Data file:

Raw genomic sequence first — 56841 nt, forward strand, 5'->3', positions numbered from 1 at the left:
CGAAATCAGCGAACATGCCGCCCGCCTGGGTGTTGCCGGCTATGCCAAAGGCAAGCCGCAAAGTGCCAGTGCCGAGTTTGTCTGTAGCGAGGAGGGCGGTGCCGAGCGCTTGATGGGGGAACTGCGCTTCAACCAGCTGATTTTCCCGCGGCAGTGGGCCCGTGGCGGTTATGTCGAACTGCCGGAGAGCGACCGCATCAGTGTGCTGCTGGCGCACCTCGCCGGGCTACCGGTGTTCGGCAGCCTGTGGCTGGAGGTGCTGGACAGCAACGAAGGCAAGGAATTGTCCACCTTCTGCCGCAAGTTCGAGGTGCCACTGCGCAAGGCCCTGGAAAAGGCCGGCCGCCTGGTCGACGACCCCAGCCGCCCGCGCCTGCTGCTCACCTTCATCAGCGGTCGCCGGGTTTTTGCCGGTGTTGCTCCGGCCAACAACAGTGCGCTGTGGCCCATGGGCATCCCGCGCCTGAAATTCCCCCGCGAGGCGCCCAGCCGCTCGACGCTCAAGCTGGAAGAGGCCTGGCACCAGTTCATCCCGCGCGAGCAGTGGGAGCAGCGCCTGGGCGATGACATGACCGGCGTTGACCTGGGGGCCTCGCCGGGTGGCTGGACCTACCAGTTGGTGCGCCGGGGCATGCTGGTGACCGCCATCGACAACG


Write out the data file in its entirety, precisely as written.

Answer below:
Raw genomic sequence first — 56841 nt, forward strand, 5'->3', positions numbered from 1 at the left:
CGAAATCAGCGAACATGCCGCCCGCCTGGGTGTTGCCGGCTATGCCAAAGGCAAGCCGCAAAGTGCCAGTGCCGAGTTTGTCTGTAGCGAGGAGGGCGGTGCCGAGCGCTTGATGGGGGAACTGCGCTTCAACCAGCTGATTTTCCCGCGGCAGTGGGCCCGTGGCGGTTATGTCGAACTGCCGGAGAGCGACCGCATCAGTGTGCTGCTGGCGCACCTCGCCGGGCTACCGGTGTTCGGCAGCCTGTGGCTGGAGGTGCTGGACAGCAACGAAGGCAAGGAATTGTCCACCTTCTGCCGCAAGTTCGAGGTGCCACTGCGCAAGGCCCTGGAAAAGGCCGGCCGCCTGGTCGACGACCCCAGCCGCCCGCGCCTGCTGCTCACCTTCATCAGCGGTCGCCGGGTTTTTGCCGGTGTTGCTCCGGCCAACAACAGTGCGCTGTGGCCCATGGGCATCCCGCGCCTGAAATTCCCCCGCGAGGCGCCCAGCCGCTCGACGCTCAAGCTGGAAGAGGCCTGGCACCAGTTCATCCCGCGCGAGCAGTGGGAGCAGCGCCTGGGCGATGACATGACCGGCGTTGACCTGGGGGCCTCGCCGGGTGGCTGGACCTACCAGTTGGTGCGCCGGGGCATGCTGGTGACCGCCATCGACAACG